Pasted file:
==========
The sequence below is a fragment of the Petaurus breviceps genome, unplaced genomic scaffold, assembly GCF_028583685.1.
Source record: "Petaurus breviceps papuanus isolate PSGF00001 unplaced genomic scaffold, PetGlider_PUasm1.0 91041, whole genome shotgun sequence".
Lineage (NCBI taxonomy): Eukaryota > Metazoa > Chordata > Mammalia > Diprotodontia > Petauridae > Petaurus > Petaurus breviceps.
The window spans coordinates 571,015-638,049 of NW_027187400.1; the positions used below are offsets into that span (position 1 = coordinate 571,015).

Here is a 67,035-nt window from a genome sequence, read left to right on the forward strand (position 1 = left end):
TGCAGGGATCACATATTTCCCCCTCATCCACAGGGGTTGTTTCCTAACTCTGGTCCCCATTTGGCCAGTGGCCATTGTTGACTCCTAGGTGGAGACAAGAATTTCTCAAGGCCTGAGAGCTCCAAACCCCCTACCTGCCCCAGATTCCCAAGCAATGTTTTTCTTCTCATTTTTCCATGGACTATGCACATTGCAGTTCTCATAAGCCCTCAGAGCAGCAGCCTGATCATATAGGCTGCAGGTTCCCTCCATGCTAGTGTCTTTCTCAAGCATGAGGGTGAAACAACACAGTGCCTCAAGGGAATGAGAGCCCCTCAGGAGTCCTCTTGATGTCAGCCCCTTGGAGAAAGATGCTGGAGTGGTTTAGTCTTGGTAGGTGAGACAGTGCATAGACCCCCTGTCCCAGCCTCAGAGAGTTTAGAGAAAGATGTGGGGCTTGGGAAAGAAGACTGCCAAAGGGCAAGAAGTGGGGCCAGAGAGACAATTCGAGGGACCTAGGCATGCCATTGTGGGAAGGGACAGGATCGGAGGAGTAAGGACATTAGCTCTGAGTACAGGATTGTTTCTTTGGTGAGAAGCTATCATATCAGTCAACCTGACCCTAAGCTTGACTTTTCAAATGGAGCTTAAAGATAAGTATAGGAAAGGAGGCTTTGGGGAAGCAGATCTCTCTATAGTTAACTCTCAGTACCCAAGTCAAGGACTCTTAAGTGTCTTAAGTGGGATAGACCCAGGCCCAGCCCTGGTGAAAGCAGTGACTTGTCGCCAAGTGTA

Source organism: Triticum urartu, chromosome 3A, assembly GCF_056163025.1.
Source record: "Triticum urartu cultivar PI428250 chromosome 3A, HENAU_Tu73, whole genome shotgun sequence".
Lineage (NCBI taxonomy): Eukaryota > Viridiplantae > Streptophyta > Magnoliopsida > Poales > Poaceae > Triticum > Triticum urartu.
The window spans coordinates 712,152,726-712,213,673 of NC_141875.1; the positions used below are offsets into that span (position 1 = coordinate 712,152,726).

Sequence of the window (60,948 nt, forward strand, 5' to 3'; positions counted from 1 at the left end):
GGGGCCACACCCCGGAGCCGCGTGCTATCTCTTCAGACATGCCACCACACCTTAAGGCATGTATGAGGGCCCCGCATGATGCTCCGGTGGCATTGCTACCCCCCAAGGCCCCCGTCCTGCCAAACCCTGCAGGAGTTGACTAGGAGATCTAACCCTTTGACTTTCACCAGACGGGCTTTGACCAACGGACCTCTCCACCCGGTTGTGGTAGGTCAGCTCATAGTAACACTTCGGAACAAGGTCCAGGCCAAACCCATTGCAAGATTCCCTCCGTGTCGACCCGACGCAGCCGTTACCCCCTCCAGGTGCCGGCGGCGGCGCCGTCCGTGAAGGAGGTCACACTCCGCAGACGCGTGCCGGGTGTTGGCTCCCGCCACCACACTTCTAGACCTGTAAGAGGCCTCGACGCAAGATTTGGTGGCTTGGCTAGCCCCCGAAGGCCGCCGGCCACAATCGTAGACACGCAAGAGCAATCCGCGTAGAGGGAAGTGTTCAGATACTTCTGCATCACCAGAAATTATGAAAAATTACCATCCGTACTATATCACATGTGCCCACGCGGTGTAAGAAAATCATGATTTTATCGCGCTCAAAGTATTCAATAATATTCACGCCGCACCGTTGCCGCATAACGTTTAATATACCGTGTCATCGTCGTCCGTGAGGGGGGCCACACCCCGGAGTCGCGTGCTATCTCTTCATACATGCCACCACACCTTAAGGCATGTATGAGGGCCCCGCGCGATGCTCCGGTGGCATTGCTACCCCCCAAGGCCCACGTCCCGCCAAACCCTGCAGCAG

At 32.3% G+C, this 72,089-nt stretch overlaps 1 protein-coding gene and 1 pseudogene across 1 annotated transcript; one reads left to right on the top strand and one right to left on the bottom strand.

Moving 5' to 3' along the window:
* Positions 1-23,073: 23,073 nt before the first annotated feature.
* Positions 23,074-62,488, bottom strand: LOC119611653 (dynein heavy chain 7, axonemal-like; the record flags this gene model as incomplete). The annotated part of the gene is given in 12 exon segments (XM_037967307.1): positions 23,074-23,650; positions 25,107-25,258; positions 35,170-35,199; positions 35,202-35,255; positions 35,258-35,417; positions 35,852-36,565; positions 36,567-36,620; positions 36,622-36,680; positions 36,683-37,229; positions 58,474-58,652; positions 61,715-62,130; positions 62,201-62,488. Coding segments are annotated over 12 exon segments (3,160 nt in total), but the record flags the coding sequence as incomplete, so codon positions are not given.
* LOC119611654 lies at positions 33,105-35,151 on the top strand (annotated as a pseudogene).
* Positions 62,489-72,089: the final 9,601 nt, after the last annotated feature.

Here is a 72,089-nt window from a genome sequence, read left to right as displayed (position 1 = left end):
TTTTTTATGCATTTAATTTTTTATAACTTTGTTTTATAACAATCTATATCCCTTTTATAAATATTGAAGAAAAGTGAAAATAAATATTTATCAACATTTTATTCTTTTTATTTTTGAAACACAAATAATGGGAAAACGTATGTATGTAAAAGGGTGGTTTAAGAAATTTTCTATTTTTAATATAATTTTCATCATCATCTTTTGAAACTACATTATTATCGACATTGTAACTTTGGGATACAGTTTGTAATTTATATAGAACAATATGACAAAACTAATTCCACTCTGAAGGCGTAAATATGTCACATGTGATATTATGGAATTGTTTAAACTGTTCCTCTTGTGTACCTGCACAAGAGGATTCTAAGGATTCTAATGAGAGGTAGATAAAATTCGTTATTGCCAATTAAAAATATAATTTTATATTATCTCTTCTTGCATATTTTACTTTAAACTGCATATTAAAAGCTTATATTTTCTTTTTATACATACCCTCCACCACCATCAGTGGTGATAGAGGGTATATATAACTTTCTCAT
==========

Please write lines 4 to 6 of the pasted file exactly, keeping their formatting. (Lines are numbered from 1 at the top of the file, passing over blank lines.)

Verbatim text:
The window spans coordinates 571,015-638,049 of NW_027187400.1; the positions used below are offsets into that span (position 1 = coordinate 571,015).

Here is a 67,035-nt window from a genome sequence, read left to right on the forward strand (position 1 = left end):
TGCAGGGATCACATATTTCCCCCTCATCCACAGGGGTTGTTTCCTAACTCTGGTCCCCATTTGGCCAGTGGCCATTGTTGACTCCTAGGTGGAGACAAGAATTTCTCAAGGCCTGAGAGCTCCAAACCCCCTACCTGCCCCAGATTCCCAAGCAATGTTTTTCTTCTCATTTTTCCATGGACTATGCACATTGCAGTTCTCATAAGCCCTCAGAGCAGCAGCCTGATCATATAGGCTGCAGGTTCCCTCCATGCTAGTGTCTTTCTCAAGCATGAGGGTGAAACAACACAGTGCCTCAAGGGAATGAGAGCCCCTCAGGAGTCCTCTTGATGTCAGCCCCTTGGAGAAAGATGCTGGAGTGGTTTAGTCTTGGTAGGTGAGACAGTGCATAGACCCCCTGTCCCAGCCTCAGAGAGTTTAGAGAAAGATGTGGGGCTTGGGAAAGAAGACTGCCAAAGGGCAAGAAGTGGGGCCAGAGAGACAATTCGAGGGACCTAGGCATGCCATTGTGGGAAGGGACAGGATCGGAGGAGTAAGGACATTAGCTCTGAGTACAGGATTGTTTCTTTGGTGAGAAGCTATCATATCAGTCAACCTGACCCTAAGCTTGACTTTTCAAATGGAGCTTAAAGATAAGTATAGGAAAGGAGGCTTTGGGGAAGCAGATCTCTCTATAGTTAACTCTCAGTACCCAAGTCAAGGACTCTTAAGTGTCTTAAGTGGGATAGACCCAGGCCCAGCCCTGGTGAAAGCAGTGACTTGTCGCCAAGTGTA